This document is a copy of the written annual report of the M.C. Lawton Club. The report’s priority topic was a recital fundraiser held in what is now Albany’s oldest African-American church (Morning Star Baptist Church) on February 10, 1928. The M.C. Lawton Club was one of the civic and cultural clubs founded during the Civil War and WWII and based on the goals of the Progressive Era to help improve living and working conditions. The M.C. Lawton club, founded by Mrs. Marie C. Lawton was a branch of the Empire State Federation of Women’s Clubs (ESFWC) which in turn was affiliated to the Northeastern Federation of Women’s Clubs (NFWC) regional organization of the National Association of Colored Women’s Clubs (NACWC). The NACWC’s membership boomed during the 1920s from lives of African-American women and girls in the community and stand against any kind of racial prejudice. The M.C. Lawton Club’s constitution states its mission was being to “promote the welfare of people wherein needed, and to assist in civic affairs,” and according to the club, it was Albany’s first African-American organization actively engaged in “community service, educational advancement, race relations, and self-development.” Other activities of the Club included opposing minstrel shows in Albany Public Schools (1926&1927), working to improve housing conditions, holding annual concerts, and creating a five-point plan later taken over by the Albany Inter-Racial Council.
How does this excerpt from the Annual Report of the M.C. Lawton Club demonstrate this African-American Women’s Club’s role in developing American culture and its diverse and multicultural context?
Check for Understanding
- Write one conclusion you were able to draw about African-American Women’s Clubs from this annual report.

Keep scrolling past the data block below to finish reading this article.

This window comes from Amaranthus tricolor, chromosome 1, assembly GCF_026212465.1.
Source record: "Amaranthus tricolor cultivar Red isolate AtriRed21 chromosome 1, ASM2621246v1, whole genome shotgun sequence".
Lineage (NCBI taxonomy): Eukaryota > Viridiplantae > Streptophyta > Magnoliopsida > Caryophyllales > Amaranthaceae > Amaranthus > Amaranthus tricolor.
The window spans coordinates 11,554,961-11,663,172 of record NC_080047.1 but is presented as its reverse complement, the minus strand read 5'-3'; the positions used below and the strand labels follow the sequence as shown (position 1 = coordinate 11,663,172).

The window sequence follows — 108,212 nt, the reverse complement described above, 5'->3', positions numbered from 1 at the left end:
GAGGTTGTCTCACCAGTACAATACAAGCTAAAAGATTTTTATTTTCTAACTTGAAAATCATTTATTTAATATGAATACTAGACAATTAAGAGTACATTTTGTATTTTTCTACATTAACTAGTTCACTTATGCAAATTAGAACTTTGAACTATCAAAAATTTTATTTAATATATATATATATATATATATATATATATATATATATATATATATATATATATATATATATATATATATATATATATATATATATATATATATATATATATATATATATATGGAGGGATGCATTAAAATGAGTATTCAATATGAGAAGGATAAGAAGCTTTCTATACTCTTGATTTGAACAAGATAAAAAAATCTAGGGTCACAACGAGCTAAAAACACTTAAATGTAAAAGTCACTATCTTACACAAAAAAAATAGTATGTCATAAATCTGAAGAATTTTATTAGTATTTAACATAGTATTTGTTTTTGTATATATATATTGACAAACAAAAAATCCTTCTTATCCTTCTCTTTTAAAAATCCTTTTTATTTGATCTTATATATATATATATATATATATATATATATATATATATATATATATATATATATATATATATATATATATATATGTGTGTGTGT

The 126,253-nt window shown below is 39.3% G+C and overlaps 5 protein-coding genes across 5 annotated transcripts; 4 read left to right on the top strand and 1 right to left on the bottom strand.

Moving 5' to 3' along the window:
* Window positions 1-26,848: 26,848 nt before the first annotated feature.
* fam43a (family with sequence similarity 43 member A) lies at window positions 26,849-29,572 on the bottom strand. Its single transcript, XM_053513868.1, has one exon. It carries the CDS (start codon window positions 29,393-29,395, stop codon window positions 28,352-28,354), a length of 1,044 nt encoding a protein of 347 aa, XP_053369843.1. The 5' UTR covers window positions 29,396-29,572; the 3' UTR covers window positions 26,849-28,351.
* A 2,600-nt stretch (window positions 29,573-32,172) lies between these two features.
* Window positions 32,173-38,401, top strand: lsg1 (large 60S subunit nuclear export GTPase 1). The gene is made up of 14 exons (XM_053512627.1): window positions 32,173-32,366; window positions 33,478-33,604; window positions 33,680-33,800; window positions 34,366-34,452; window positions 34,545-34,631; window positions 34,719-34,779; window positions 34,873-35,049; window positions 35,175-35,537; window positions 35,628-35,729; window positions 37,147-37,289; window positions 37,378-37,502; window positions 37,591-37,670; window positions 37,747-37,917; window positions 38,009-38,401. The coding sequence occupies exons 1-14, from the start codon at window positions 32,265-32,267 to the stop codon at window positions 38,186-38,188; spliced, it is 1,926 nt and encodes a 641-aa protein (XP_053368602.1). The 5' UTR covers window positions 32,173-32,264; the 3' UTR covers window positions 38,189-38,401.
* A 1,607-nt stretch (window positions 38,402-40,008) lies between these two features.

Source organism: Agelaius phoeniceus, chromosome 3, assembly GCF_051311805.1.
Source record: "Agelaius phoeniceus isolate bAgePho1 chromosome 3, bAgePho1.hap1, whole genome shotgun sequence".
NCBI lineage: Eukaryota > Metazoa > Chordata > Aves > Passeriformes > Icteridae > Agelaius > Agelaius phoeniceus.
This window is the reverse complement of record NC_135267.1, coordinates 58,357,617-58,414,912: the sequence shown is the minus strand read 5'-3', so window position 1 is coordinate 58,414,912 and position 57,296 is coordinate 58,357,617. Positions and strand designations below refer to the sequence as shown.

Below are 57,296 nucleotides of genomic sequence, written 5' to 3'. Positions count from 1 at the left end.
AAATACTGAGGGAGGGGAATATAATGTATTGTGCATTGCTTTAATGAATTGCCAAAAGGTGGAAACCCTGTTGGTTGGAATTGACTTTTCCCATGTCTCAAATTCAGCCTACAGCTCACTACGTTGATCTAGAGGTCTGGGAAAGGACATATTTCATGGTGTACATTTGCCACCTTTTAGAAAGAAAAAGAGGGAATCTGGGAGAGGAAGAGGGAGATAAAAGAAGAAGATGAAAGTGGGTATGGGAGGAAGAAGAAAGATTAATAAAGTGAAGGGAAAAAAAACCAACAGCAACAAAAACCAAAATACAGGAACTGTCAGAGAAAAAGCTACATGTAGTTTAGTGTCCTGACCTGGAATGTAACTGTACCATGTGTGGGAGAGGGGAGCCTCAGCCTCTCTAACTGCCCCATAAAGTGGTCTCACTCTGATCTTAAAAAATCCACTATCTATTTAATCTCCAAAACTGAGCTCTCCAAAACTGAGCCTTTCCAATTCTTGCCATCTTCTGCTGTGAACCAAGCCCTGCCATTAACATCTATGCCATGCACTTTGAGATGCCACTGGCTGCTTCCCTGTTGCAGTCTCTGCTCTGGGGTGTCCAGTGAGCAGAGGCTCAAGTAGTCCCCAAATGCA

- Write a short paragraph answering the essential question.
Mrs. Maria C. Lawton (b. 1864) - A graduate of Howard University and president of the Empire State Federation of Women's Clubs, Incorporated for 10 years. She was a newspaper reporter, orator, political leader, and namesake to the Empire State Federation of Women's Clubs affiliate clubs located throughout New York State.
M.C. Lawton Club - an African American women's club founded in 1919 with the goal of "community service, educational advancement, race relations and self advancement." Its membership included many of the most prominent African American women in Albany. In the 1920s and 1930s, the organization was an active campaigner of improved social conditions for African Americans. In later years, this mission was largely taken over by the NAACP. The M. C. Lawton Club now largely focuses on fundraising and cultural education.
Countee Cullen - an African American poet born in 1903. He received his Bachelor's degree from New York University in 1925 and Master's from Harvard in 1926. Through his poetry, he protested against violations of African American dignity and rights. Cullen typified the spirit of the Harlem Renaissance in the 1920s. In the 1930s, he served as a creative writing teacher at Frederick Douglass Junior High School in New York City. He died in January 1946.